# Code smell when recursively returning a List

So this is part of my AVL tree implementation, namely the infix representation of the tree. Since I wanted to use a recursive method to stay close to the original algorithm and want to return a list, I have to store the values in a parameter.

The smelly part is in getInfix when I reference that parameter to return the list. I am not even sure what's the name of this code smell but it feels wrong. I am literally only calling getInfixInternal for its side effect! But I can't simply return a list either...

How can I make this better?

private List<T> getInfix() {
List<T> result = new ArrayList<>();
getInfixInternal(root, result);
return result;
}

private void getInfixInternal(Node node, List<T> infixValues) {
if (node != null) {
getInfixInternal(node.getLeft(), infixValues);
getInfixInternal(node.getRight(), infixValues);
}
}


My Node class (excluding the getters and setters for reasons of space):

public class Node <T extends Comparable>  {
private T value;
private Node leftChild;
private Node rightChild;
private Node parent;
}

• Recursion is itself a code smell – Brad Thomas Jul 17 '16 at 16:19
• @BradThomas that statement is possibly the most offensive and stupid statement about programming that I heard in months. Congratulations. Recursion is a standard approach for method / function behaviour in all languages – Vogel612 Jul 17 '16 at 16:48
• "Standard" means nothing. Bad practice is also "standard" across the industry, in all languages. I have never come across a meaningful use of recursion (outside of academic interest) that could not be more readably and maintainably coded without the use of recursion. – Brad Thomas Jul 17 '16 at 16:50
• @Brad Thomas care to elaborate? I have read similar in the power of ten rules but cant really follow the Argumentation – AdHominem Jul 17 '16 at 17:17
• Recursion is used for the sake of purported brevity, elegance but has a heavy cost in terms of readability and maintainability. I'm not saying it's never the most appropriate solution, only that I believe it is widely over-used for most line-of-business applications. In contrast to academic study questions, these applications are often in service over many years and require considerable ongoing maintenance. IMO a simpler flat enumeration over the tree would often suffice and be easier to analyze and maintain in most cases. Being widely over-used makes it a code smell i.e. likely inappropriate – Brad Thomas Jul 17 '16 at 17:27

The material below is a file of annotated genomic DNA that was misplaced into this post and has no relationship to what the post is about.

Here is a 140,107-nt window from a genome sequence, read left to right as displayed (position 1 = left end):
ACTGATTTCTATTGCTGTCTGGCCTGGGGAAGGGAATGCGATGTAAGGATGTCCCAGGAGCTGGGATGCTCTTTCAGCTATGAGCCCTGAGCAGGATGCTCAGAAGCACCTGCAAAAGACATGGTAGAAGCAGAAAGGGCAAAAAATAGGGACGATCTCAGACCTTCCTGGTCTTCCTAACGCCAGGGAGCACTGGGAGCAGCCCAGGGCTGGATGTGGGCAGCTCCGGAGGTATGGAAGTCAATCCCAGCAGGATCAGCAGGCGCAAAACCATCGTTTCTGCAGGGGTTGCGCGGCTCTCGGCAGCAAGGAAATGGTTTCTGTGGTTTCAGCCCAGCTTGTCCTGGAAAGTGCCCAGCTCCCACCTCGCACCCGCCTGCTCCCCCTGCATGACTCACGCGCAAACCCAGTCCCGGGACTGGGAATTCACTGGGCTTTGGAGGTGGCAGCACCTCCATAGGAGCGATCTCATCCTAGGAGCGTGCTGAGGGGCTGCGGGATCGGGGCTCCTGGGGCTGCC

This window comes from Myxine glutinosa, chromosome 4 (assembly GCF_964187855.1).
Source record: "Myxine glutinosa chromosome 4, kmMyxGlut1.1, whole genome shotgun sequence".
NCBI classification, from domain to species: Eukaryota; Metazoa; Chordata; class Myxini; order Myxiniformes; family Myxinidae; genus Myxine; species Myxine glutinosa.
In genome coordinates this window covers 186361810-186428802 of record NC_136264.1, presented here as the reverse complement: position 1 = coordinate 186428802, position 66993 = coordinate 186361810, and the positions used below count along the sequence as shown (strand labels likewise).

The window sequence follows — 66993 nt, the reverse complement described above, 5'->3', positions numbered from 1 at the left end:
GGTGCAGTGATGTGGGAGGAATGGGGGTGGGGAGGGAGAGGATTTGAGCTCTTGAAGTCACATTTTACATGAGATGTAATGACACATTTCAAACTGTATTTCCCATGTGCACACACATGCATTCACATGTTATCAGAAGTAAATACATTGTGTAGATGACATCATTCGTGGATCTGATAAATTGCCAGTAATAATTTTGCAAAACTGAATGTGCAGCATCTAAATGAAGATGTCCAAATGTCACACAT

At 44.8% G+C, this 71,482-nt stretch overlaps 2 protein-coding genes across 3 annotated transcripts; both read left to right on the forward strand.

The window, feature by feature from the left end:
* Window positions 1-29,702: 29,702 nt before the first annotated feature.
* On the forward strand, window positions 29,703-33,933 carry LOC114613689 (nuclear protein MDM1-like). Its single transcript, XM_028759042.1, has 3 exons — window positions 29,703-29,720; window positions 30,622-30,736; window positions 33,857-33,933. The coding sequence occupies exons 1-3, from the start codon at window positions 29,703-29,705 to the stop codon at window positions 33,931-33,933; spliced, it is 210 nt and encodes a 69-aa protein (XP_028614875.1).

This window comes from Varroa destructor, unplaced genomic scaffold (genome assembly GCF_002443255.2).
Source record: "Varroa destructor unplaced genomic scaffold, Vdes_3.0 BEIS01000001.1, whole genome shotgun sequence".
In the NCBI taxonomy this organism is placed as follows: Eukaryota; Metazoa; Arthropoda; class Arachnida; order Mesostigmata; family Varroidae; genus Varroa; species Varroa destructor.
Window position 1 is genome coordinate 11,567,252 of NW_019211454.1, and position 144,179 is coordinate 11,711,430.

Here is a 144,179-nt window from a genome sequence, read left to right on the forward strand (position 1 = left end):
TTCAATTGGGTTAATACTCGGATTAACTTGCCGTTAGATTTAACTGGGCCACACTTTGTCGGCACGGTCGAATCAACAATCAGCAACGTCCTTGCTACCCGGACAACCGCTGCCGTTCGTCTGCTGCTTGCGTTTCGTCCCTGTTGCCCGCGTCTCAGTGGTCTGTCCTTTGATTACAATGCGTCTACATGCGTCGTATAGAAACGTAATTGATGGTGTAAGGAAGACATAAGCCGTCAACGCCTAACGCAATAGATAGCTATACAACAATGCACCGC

I wouldn't say there is a code smell with what you have now. However, it could be made more OOP-friendly.

An actual problem is that you're using raw types for Node, and that is never a good idea. So, first of all, consider having this instead:

private List<T> getInfix() {
List<T> result = new ArrayList<>();
getInfixInternal(root, result);
return result;
}

private void getInfixInternal(Node<T> node, List<T> infixValues) {
if (node != null) {
getInfixInternal(node.getLeft(), infixValues);
getInfixInternal(node.getRight(), infixValues);
}
}


and

public class Node<T extends Comparable<? super T>>


Then, to avoid this getInfixInternal, you can reason with what the method getInfix means. The first thing to realize is that it works on a given Node. In fact, it is really a property of the node itself: every node can return a list of values resulting of a infix traversal of the subtree starting at this node. Therefore, instead of having an internal method taking a Node as parameter, make it a method of Node:

public class Node<T extends Comparable<? super T>> {

// ...

public List<T> getInfix() {
List<T> result = new ArrayList<>();
if (leftChild != null) {
}
if (rightChild != null) {
}
return result;
}

}


With such a method, you can then have:

private List<T> getInfix() {
return root == null ? Collections.emptyList() : root.getInfix();
}


With Java 8 Optional, you could potentially write that more concisely:

public List<T> getInfix() {
List<T> result = new ArrayList<>();